Plumeria are a tropical flowering tree, sometimes called frangipani, in the plant family Apocynaceae. Though tropical by nature, when protected from frost, they are well suited to subtropical climates in the United States in states bordered by the Gulf of Mexico (mainly Florida and Texas), and in Southern California. This is the famous Hawaiian lei-flower.
Plumerias can be grown in containers, in the ground, or containers sunk in the ground. During the months of active growth, ample sun, food, and water are essential. Healthy plumeria will grow vigorously and bloom regularly and profusely when they receive at least 6 hours of full sun per day and an ample amount of the proper fertilizers. Plumeria love lots of water, but can’t tolerate wet feet, so they must be planted in highly organic fast draining soil or in beds with adequate drainage. Clay, gumbo, and silt are examples of poor draining soils; avoid these at all costs.
The way you care for your plumeria depends on the season of the year. Bring your plants out of storage in the spring, watch them grow and bloom in the summer, prepare for dormancy and storage in the fall, and store them for the winter.
When the nighttime temperatures begin to usually remain above 50 degrees, plumeria can be brought out of winter storage and encouraged out of dormancy. Due to conditions of storage, some root loss and desiccation of branches is expected, this is no cause for alarm. This is the time to feed, water, top dress, and/or repot. Since the plant is dormant, it will be minimally disturbed by repotting and root pruning as necessary.
Repotting and root pruning are optional and are performed as with any other container grown plant. Top dress by scraping off the loose soil and dead roots from the first couple centimeters of soil. Replace the removed soil with a mixture of compost and/or well composed cow manure. Feed and water thoroughly using a fertilizer.
Place the plant in a warm and sunny location. Some people like to sink the container into the ground, but be sure it is in a raised and well drained area such as a rose bed. This promotes more vigorous growth, provides support, and prevents it from blowing over. Plumeria tips are fragile and easily snapped off when the plant blows over.
For plumerias, summer has arrived once a lush growth of leaves has developed. Many will bloom before developing leaves, others will not. Once the leaf growth has developed, the summer regimen of care can be followed.
As mentioned before plumeria are heavy feeders. However, in order to discourage excessive stem elongation and to promote flowering, fertilizers low in nitrogen and high in phosphorous are, once again, recommended. Keep a plumeria healthy by feeding once or twice a month, and watering as necessary. The recommended foods can be sprinkled directly on the soil and then watered in. Consider using two tablespoons per five gallon pot per month.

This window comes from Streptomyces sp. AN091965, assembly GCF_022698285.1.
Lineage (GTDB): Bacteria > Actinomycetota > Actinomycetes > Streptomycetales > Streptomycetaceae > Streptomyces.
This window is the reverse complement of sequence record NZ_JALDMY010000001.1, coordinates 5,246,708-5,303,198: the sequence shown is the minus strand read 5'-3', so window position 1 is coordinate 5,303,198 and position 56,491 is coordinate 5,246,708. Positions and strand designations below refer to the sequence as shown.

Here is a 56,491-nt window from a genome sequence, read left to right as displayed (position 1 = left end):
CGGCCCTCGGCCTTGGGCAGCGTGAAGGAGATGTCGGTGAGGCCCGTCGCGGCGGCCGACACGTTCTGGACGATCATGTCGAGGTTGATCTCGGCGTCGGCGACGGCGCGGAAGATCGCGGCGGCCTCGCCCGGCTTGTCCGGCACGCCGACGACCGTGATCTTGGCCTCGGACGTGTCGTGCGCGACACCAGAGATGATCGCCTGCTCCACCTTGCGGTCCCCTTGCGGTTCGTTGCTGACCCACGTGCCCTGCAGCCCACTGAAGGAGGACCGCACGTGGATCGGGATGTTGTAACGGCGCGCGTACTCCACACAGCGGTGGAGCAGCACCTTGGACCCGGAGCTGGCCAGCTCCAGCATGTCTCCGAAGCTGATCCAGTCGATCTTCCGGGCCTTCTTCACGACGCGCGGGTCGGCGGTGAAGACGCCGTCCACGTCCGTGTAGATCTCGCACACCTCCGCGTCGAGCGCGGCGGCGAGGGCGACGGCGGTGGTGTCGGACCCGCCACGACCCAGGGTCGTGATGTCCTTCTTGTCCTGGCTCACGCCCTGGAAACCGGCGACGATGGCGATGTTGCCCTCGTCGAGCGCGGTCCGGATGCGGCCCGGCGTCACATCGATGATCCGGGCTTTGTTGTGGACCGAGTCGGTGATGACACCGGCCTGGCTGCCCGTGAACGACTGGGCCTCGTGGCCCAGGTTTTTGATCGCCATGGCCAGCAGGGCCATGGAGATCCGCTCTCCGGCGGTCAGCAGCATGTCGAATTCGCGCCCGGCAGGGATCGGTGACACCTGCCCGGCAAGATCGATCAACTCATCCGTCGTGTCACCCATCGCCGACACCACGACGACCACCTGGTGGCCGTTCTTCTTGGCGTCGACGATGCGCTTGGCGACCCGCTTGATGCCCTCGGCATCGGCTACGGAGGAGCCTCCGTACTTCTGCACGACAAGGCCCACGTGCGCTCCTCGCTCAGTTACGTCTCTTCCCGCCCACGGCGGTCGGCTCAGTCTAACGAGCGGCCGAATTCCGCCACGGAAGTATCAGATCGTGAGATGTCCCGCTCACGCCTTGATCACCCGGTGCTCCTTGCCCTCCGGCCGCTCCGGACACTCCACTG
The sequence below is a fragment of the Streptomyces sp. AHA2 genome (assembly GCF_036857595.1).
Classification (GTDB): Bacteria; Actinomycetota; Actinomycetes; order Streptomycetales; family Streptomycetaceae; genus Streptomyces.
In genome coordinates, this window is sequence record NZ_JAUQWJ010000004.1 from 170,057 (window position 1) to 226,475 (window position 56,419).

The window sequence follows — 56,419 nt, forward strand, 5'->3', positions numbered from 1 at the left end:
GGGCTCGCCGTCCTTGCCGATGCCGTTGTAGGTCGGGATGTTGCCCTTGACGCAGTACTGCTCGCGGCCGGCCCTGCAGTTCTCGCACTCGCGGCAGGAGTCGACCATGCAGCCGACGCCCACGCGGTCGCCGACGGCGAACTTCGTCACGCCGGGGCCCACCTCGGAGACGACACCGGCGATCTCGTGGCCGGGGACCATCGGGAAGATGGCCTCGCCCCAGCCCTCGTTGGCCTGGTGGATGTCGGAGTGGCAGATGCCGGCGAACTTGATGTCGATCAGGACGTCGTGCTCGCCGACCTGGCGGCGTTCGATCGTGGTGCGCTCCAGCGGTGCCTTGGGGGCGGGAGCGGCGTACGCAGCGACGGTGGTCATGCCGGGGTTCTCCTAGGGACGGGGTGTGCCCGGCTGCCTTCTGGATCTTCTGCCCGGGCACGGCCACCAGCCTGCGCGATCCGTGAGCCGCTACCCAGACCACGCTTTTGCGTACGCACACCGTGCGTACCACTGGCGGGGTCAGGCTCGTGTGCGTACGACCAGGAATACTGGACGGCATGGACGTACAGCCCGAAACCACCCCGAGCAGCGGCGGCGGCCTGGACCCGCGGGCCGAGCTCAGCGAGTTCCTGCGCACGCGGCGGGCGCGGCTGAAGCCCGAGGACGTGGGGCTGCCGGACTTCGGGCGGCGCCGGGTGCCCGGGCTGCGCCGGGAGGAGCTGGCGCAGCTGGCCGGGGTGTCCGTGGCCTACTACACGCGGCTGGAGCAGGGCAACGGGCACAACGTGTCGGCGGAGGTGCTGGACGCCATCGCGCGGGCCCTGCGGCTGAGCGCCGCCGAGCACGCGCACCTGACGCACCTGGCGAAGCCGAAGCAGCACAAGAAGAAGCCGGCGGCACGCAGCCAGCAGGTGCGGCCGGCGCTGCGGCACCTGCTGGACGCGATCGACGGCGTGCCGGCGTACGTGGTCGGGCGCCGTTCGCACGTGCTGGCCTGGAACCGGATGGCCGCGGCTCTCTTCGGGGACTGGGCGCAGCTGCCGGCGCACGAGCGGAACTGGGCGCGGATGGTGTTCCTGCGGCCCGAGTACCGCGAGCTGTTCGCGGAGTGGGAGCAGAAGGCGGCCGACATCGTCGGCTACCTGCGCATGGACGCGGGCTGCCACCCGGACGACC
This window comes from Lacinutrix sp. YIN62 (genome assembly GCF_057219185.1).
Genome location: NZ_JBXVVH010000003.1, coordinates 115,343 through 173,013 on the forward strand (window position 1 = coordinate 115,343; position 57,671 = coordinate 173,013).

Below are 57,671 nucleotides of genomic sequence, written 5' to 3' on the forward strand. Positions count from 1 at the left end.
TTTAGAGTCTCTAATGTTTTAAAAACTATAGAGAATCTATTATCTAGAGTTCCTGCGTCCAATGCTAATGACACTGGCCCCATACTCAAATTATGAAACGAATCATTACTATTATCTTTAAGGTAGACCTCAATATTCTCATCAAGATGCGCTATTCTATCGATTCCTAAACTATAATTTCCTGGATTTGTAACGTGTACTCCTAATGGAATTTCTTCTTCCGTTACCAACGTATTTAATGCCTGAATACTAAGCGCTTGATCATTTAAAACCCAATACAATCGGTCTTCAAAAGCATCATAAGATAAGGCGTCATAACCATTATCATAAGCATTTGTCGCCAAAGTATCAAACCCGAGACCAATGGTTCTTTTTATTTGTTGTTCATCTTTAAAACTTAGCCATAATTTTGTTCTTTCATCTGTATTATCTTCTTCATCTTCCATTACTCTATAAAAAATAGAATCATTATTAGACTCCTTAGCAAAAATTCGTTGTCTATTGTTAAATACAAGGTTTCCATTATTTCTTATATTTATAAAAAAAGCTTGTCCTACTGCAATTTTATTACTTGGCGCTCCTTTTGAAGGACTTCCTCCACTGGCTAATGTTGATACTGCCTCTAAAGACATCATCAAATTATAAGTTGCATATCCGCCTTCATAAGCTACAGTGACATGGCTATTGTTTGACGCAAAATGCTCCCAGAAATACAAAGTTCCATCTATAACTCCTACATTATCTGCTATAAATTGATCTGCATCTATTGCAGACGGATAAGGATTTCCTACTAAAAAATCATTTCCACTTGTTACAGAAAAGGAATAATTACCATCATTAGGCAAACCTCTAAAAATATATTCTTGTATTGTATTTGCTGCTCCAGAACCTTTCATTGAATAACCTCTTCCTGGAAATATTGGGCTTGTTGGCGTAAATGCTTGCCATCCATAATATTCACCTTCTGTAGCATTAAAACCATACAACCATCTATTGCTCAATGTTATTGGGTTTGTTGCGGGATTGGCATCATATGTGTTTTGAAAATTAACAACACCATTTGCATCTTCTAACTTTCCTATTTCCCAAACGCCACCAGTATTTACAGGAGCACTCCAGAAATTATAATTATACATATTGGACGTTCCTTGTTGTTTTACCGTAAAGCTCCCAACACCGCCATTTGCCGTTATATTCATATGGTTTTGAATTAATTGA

During exceptionally hot periods, plants in above ground containers may need thorough watering as often as every other day. Drooping leaves can indicate a thirsty plant. As with all plants, check the soil before watering, if its dry for the first several centimeters, water thoroughly. Certain varieties of plumeria find Texas heat excessive for nominal blossom production. If this appears to be a problem, move the plant into a “shifting shade” location for better flower production and keeping quality.
As the days begin to grow shorter during August and September, some lower leaf yellowing and drop is normal. Some varieties will attempt a fall bloom cycle, if you are lucky and the weather cooperates, plumeria can still be blooming into November and December! But watch out, an early frost can damage or kill the plant.
For plumeria, fall begins once the nighttime temperature frequently begins to drop below 55 degrees. Studies have concluded that plumeria stop growing when the average ambient temperature drops below 65 degrees. Stop feeding and reduce water to encourage the plant to go into its natural dormant period.
Some growers think that feeding after mid August may contribute to the black tip fungus problem, however this has not been proven. It is difficult to predict the weather and therefore it’s difficult to give a date by which your plumeria should be safely stored for the winter. By all means, if temperatures are expected to fall into the lower 30’s, the plants should be protected. Most varieties can be damaged or killed by temperatures in the low 30’s for even a few hours.
During the winter plumeria require very little care. In fact winter care could be considered winter storage.
Before storage, the plumeria should be defoliated. The best way to do this is to cut each and every leaf off the plant at a point about 2 cm from the stem. If you don’t defoliate, the leaves will yellow and fall off during storage providing a good environment for pests and fungus (as well as make a mess).
Store the plumeria in a cool to warm, dry, and ventilated area such as a garage, storage shed, or your living room. Temperatures should not be allowed to fall below freezing in the storage area. During exceptionally cold periods, for example below 25 degrees outside, a small supplemental heater may be required for plants stored in unheated sheds. A cool greenhouse is not recommended for plumeria storage because it will tend to be too damp and thus promote black tip fungus and other fungus problems.
Some people suggest not watering plumeria at all for the entire winter, but probably a small monthly drink does more good than harm, especially if the branches are getting desiccated and the plant is in a warm dry location.
Since a defoliated plumeria takes up considerably less space than one in full leaf, they can frequently be stacked two and three high in the storage area.